Norse Kennings in Literature

Norse Kennings is a stylistic device that once appeared a lot in Old Norse poetry. Generally, it is a way of figurative expression replacing a name/a noun with something more ambiguous. But of course, it sounds awesome and makes sense after all. 

A kenning is a form of periphrasis which people use to write and speak about something indirectly. 

For example, “a man of rings” refers to “the king” or “the chieftain of the clan”. Because in the Viking society, a king or a chieftain was supposed to give his people rings to show his generosity. Accordingly, we have the phrase “a man of rings”.

But that is just a very simple example. Norse Kennings that appeared in Old Norse verse are so complicated that they can drive us insane. Imagine reading a piece of writing and understanding nothing though you have put a lot of effort into it:

The splendid hater of the fire of the sea defends the beloved of the enemy of the wolf; ships’ prows are set before the steep brows of Mim’s friend’s wife. The noble mighty-ruler knows how to hold the serpent’s attacker’s mother. You who torment necklaces, enjoy the troll-wife’s enemy’s mother until old age.

Seriously? What do those 53 words even mean? It is a very real example of kenning in Old Norse poetry. 

So let’s break them down.

Norse mythology and Germanic folklores often associated gold with the water. So the “fire of the sea” is gold. And the “splendid hater of the fire of sea” refers to the king or the chieftain. This “man of rings” was so wealthy that he tried to give out as much gold as possible like a way to rid of them. Then he became a kind of hater of the gold. 

“The enemy of the wolf” is Odin the Allfather. In Norse mythology, Odin’s sworn enemy was Fenrir the Wolf who was destined to slay Odin in Ragnarok. “The beloved” of Odin in this context refers to Jord the giantess of the earth. Though Frigg was the Aesir chief goddess and wife of Odin in Valhalla, Odin had some other love affairs. Jord was one of the Odin’s beloved.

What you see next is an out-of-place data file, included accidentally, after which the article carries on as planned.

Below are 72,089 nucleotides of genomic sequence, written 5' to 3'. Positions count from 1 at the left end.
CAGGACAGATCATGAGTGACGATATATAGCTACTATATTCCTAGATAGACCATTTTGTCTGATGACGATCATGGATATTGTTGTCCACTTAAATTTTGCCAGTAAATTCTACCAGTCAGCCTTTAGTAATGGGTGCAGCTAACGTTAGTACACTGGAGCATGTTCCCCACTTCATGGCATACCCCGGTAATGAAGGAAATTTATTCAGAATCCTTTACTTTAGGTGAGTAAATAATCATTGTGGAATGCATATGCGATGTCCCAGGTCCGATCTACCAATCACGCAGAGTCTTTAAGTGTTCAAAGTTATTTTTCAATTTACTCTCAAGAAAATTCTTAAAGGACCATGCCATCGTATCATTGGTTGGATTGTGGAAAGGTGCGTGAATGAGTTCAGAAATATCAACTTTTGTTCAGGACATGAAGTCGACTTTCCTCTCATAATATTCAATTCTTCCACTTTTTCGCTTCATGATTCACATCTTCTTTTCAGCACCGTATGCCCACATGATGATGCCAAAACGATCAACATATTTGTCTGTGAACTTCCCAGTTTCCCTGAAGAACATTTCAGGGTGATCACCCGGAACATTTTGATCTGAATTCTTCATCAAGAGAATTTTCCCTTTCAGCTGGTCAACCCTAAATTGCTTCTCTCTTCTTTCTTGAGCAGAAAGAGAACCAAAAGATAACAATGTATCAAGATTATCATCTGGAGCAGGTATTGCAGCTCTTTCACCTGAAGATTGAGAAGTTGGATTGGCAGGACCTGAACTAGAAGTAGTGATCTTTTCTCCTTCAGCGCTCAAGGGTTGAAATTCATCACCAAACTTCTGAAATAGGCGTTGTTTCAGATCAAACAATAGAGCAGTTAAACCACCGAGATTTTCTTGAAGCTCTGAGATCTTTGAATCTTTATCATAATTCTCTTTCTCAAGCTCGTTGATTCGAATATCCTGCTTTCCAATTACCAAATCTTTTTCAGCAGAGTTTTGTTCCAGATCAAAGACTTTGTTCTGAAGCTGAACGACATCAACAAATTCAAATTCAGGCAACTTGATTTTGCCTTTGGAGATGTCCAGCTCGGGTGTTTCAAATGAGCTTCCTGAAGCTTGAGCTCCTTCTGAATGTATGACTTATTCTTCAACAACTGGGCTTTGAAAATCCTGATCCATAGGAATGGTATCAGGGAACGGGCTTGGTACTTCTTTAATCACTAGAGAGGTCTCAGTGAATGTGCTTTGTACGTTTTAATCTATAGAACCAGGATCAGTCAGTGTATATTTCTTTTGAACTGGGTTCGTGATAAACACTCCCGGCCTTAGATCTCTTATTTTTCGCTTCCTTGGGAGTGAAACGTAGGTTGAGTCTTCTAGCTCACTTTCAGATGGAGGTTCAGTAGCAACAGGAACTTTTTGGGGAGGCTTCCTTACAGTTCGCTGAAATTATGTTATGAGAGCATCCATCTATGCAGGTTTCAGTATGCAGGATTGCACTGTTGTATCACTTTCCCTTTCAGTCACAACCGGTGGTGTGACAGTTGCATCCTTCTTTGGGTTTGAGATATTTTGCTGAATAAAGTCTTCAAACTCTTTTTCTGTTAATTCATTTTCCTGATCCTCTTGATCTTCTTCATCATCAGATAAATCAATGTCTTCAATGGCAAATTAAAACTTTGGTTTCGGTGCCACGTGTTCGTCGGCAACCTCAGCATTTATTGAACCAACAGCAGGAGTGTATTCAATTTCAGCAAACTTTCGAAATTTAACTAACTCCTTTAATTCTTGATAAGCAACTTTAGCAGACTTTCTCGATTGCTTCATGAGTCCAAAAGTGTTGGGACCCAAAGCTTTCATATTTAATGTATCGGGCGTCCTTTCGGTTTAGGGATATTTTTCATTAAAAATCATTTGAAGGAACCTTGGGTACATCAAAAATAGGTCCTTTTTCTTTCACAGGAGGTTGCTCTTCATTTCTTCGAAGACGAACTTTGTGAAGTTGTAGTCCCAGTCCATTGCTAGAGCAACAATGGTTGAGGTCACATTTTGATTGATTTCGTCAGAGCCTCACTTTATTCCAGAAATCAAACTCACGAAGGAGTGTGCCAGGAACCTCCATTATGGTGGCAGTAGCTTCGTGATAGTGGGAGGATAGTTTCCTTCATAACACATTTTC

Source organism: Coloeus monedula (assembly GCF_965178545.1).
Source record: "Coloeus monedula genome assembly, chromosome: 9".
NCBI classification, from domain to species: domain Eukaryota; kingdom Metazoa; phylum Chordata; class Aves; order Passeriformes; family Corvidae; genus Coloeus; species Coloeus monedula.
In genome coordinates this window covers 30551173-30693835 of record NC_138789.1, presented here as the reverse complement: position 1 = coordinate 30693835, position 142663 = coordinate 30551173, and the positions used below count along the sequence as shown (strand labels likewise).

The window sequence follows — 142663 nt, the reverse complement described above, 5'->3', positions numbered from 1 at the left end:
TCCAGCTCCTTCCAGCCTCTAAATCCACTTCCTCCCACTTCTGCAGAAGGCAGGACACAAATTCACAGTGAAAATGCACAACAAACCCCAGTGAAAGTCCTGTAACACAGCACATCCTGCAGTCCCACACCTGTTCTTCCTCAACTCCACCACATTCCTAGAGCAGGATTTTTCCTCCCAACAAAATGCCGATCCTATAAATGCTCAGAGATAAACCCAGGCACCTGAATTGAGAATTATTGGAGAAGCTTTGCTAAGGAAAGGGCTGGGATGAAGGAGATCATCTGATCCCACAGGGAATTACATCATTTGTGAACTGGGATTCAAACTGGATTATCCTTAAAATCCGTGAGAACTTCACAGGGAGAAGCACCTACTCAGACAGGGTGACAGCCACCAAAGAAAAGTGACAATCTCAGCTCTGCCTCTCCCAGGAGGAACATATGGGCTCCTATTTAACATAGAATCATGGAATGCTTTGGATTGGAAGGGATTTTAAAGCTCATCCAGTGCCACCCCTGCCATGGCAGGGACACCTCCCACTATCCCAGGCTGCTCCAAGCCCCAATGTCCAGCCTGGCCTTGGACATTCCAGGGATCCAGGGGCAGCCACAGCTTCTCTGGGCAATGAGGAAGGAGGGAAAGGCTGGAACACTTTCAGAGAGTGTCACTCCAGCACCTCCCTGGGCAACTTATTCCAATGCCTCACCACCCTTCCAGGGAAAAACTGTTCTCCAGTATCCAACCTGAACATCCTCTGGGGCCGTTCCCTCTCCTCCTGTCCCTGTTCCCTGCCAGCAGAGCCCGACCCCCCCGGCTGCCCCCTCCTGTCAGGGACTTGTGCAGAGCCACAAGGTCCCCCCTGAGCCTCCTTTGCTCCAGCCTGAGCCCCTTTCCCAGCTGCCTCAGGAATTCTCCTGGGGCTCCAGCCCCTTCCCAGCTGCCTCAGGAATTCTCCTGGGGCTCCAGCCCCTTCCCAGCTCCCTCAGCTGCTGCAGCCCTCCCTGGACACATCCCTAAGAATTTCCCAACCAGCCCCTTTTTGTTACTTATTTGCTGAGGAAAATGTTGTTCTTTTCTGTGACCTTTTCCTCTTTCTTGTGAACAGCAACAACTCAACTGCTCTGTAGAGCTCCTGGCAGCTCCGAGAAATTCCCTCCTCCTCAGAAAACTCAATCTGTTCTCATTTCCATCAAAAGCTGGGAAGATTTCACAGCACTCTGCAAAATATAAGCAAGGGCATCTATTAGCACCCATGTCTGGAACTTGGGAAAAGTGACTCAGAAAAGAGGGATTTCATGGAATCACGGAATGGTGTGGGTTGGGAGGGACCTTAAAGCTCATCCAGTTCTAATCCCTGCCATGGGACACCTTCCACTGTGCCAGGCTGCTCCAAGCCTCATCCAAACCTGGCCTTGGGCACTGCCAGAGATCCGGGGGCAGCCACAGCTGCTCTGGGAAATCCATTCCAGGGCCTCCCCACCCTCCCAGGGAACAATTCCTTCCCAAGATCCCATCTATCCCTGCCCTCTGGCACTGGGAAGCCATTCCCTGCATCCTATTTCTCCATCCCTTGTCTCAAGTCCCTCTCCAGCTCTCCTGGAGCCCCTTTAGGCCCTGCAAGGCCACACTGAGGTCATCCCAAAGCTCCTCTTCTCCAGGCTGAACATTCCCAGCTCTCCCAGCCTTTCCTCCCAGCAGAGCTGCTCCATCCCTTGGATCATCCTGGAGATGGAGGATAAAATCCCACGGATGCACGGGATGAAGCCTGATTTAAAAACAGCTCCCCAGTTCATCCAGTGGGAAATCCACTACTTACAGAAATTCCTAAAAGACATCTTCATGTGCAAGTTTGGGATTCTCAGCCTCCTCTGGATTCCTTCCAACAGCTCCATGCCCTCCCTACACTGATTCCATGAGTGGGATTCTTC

“Mim’s friend” is Odin who kept the head of Mimir when Mimir was beheaded by the Vanir gods. And “Mim’s friend’s wife” is Jord. The “steep brows of Mim’s friend’s wife” is the sea cliff or the mountain near the sea. 

“Serpent’s attacker” is Thor God of thunder and lightning. Because in Norse mythology, Thor was the sworn enemy of Jormungand the Midgard Serpent. Thor is the son of Jord and Odin. So the “serpent’s attacker’s mother” here is Jord. 

“You who torment necklaces” once again refers to the king or the chieftain. The action of “torment necklaces” means this figure was so wealthy that he wanted to rid of his valuable jewelry. “Troll-wife’s enemy” is Thor because Thor often fought against the giant in Norse mythology. 

Writing in a kenning-less way, those 53 words can be condensed like this: The king protects the land; the ships lie before the cliff. The king knows how to keep the land. The king enjoys the land until old age. 

It is far easier to understand than the Norse kenning version. But it does not sound as awesome as the keening version, does it?

Besides using the Norse kennings to heighten the emotion of the poems, Old Norse poets took great pleasure in giving out kenning in their poems. Because it made them find out the readers who could fully understand them and were as steeped in Viking and Norse traditional culture as them. It could also be a way to show off their talents. 

At large, poems with kenning are the mental games from which the readers could find joy in deciphering the hidden meanings.

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